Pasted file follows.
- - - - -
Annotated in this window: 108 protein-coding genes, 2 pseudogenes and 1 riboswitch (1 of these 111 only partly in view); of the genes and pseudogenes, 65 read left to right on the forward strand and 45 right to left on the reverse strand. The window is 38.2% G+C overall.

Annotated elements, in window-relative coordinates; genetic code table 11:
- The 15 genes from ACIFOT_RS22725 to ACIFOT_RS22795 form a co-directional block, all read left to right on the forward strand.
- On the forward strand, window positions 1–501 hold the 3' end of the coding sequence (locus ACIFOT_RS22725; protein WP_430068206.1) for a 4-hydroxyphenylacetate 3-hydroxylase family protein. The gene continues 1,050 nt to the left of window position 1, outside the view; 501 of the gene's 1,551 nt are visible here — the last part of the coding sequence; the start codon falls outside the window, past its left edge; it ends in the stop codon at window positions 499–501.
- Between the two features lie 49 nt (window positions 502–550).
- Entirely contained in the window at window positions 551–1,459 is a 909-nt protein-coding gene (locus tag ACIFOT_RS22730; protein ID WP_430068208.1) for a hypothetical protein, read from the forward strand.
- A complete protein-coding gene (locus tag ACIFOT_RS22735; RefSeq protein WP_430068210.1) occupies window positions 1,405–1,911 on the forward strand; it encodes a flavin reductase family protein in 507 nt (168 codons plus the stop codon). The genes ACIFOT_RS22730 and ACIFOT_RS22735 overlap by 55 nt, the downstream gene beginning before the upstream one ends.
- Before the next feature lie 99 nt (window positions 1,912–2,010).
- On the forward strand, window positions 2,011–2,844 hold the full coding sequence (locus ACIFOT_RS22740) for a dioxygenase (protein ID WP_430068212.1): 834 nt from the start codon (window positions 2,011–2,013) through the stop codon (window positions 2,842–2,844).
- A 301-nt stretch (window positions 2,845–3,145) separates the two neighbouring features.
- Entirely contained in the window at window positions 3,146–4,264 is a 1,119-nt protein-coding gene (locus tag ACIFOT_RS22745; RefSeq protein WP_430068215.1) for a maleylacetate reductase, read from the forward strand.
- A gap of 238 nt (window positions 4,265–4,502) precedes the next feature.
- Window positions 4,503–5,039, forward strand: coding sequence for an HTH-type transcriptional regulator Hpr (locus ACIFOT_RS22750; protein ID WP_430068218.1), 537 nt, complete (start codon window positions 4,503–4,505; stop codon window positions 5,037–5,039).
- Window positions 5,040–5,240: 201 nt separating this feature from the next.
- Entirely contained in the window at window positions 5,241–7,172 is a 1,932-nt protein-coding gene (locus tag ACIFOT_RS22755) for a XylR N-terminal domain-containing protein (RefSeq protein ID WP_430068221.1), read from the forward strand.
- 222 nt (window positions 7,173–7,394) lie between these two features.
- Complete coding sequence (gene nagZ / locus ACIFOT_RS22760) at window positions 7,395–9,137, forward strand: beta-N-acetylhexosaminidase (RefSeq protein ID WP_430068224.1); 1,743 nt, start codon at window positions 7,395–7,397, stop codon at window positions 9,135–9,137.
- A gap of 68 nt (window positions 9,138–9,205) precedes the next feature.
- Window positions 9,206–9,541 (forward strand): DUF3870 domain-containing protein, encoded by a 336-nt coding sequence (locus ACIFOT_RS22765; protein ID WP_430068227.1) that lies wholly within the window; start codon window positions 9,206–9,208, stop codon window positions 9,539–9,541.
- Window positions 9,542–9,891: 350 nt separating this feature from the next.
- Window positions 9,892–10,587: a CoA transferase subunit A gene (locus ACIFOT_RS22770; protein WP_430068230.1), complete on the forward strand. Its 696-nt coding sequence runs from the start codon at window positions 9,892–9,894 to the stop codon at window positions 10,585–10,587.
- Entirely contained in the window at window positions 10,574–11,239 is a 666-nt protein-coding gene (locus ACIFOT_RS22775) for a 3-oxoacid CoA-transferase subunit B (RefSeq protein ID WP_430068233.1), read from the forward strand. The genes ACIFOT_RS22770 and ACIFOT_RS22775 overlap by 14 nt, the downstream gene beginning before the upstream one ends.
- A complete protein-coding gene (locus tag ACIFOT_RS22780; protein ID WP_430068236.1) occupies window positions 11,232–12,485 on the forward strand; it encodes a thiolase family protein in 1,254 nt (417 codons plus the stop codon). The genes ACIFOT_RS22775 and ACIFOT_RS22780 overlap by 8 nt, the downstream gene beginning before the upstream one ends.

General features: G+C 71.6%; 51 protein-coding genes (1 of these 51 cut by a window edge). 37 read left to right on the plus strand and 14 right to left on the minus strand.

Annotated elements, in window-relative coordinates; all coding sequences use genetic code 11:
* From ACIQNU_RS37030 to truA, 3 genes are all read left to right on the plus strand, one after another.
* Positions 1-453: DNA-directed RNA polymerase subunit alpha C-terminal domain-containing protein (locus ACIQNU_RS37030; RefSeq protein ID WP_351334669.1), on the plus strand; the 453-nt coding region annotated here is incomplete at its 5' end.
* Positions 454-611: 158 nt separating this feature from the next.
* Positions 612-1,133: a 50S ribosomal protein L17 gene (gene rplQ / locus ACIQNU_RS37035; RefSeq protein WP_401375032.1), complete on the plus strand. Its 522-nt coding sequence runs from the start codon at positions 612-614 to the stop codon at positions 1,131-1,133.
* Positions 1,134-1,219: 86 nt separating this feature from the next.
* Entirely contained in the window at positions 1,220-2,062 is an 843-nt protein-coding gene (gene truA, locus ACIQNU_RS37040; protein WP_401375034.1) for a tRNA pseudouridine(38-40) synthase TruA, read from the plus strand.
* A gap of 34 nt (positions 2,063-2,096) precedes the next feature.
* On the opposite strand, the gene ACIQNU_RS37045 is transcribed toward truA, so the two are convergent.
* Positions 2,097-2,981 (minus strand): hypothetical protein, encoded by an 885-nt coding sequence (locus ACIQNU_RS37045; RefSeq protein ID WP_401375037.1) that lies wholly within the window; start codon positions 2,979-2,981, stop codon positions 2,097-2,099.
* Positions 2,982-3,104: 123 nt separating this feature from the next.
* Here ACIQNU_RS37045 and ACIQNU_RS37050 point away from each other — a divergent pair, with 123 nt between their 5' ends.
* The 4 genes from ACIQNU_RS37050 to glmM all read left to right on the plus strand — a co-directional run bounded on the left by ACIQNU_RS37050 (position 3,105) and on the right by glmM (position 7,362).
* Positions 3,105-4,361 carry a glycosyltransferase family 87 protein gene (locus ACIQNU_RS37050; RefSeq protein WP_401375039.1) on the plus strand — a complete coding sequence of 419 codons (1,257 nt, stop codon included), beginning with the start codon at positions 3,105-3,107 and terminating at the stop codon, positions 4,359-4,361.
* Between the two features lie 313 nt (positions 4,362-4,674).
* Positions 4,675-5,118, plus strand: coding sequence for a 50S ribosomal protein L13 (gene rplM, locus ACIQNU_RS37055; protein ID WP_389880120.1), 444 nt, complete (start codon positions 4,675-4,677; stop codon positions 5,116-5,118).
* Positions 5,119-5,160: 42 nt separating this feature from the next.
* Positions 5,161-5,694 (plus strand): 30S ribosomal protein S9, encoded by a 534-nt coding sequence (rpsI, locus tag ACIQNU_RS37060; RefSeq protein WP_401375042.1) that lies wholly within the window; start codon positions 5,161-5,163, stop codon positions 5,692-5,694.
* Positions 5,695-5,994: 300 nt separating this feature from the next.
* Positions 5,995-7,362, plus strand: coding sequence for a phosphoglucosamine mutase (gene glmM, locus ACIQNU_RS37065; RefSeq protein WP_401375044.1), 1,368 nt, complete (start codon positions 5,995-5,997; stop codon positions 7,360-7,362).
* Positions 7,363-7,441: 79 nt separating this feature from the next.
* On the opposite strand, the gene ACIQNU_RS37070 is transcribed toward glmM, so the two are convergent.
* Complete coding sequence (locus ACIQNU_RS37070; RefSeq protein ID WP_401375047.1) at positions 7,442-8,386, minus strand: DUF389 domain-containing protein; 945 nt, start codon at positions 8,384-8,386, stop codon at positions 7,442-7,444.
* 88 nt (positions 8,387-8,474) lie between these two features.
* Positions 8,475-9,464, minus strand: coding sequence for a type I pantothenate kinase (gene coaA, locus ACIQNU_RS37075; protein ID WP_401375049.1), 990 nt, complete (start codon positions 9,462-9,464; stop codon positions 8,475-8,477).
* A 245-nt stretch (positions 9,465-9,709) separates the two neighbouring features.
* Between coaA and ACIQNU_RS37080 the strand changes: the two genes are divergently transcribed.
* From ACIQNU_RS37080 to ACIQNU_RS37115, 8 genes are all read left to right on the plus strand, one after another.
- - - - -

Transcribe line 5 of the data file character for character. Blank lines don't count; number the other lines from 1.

- Between the two features lie 49 nt (window positions 502–550).